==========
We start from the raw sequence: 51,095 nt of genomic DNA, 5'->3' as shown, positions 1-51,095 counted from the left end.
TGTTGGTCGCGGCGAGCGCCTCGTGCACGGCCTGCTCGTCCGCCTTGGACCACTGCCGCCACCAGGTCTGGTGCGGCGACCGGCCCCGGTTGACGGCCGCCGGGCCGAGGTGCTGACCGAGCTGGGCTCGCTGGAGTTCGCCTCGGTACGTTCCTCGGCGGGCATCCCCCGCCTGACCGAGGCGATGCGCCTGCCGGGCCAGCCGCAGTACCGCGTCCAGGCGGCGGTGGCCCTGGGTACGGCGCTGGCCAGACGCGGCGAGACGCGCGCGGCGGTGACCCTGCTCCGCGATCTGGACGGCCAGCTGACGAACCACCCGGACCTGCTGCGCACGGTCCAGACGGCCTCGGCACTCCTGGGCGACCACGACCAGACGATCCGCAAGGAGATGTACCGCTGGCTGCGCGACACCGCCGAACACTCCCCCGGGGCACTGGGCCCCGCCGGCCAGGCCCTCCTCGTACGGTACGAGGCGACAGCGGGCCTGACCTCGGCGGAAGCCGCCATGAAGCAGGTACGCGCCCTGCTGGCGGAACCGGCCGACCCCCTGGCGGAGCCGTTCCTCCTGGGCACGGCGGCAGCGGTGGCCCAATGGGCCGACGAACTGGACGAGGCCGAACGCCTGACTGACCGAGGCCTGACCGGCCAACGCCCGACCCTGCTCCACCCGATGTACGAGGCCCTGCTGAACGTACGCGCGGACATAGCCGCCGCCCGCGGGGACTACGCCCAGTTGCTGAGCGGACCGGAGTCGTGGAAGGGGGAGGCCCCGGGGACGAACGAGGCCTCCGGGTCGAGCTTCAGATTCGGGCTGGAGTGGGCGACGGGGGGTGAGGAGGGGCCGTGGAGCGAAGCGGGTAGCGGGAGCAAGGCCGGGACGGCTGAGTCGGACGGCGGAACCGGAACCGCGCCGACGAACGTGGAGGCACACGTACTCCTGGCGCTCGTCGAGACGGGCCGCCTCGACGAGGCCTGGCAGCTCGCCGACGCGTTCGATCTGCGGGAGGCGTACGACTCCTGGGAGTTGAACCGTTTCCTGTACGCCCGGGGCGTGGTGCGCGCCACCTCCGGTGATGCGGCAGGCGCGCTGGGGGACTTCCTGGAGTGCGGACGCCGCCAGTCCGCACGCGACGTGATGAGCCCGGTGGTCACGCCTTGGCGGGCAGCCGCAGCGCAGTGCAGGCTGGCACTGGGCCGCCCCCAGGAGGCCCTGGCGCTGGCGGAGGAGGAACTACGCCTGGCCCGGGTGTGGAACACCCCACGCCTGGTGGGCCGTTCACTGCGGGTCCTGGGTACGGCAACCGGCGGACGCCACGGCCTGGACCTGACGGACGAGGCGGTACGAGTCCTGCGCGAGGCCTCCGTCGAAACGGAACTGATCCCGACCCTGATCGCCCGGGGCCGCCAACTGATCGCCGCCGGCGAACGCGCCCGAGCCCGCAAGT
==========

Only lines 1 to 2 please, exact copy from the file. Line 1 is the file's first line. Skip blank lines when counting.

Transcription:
We start from the raw sequence: 51,095 nt of genomic DNA, 5'->3' as shown, positions 1-51,095 counted from the left end.
TGTTGGTCGCGGCGAGCGCCTCGTGCACGGCCTGCTCGTCCGCCTTGGACCACTGCCGCCACCAGGTCTGGTGCGGCGACCGGCCCCGGTTGACGGCCGCCGGGCCGAGGTGCTGACCGAGCTGGGCTCGCTGGAGTTCGCCTCGGTACGTTCCTCGGCGGGCATCCCCCGCCTGACCGAGGCGATGCGCCTGCCGGGCCAGCCGCAGTACCGCGTCCAGGCGGCGGTGGCCCTGGGTACGGCGCTGGCCAGACGCGGCGAGACGCGCGCGGCGGTGACCCTGCTCCGCGATCTGGACGGCCAGCTGACGAACCACCCGGACCTGCTGCGCACGGTCCAGACGGCCTCGGCACTCCTGGGCGACCACGACCAGACGATCCGCAAGGAGATGTACCGCTGGCTGCGCGACACCGCCGAACACTCCCCCGGGGCACTGGGCCCCGCCGGCCAGGCCCTCCTCGTACGGTACGAGGCGACAGCGGGCCTGACCTCGGCGGAAGCCGCCATGAAGCAGGTACGCGCCCTGCTGGCGGAACCGGCCGACCCCCTGGCGGAGCCGTTCCTCCTGGGCACGGCGGCAGCGGTGGCCCAATGGGCCGACGAACTGGACGAGGCCGAACGCCTGACTGACCGAGGCCTGACCGGCCAACGCCCGACCCTGCTCCACCCGATGTACGAGGCCCTGCTGAACGTACGCGCGGACATAGCCGCCGCCCGCGGGGACTACGCCCAGTTGCTGAGCGGACCGGAGTCGTGGAAGGGGGAGGCCCCGGGGACGAACGAGGCCTCCGGGTCGAGCTTCAGATTCGGGCTGGAGTGGGCGACGGGGGGTGAGGAGGGGCCGTGGAGCGAAGCGGGTAGCGGGAGCAAGGCCGGGACGGCTGAGTCGGACGGCGGAACCGGAACCGCGCCGACGAACGTGGAGGCACACGTACTCCTGGCGCTCGTCGAGACGGGCCGCCTCGACGAGGCCTGGCAGCTCGCCGACGCGTTCGATCTGCGGGAGGCGTACGACTCCTGGGAGTTGAACCGTTTCCTGTACGCCCGGGGCGTGGTGCGCGCCACCTCCGGTGATGCGGCAGGCGCGCTGGGGGACTTCCTGGAGTGCGGACGCCGCCAGTCCGCACGCGACGTGATGAGCCCGGTGGTCACGCCTTGGCGGGCAGCCGCAGCGCAGTGCAGGCTGGCACTGGGCCGCCCCCAGGAGGCCCTGGCGCTGGCGGAGGAGGAACTACGCCTGGCCCGGGTGTGGAACACCCCACGCCTGGTGGGCCGTTCACTGCGGGTCCTGGGTACGGCAACCGGCGGACGCCACGGCCTGGACCTGACGGACGAGGCGGTACGAGTCCTGCGCGAGGCCTCCGTCGAAACGGAACTGATCCCGACCCTGATCGCCCGGGGCCGCCAACTGATCGCCGCCGGCGAACGCGCCCGAGCCCGCAAGT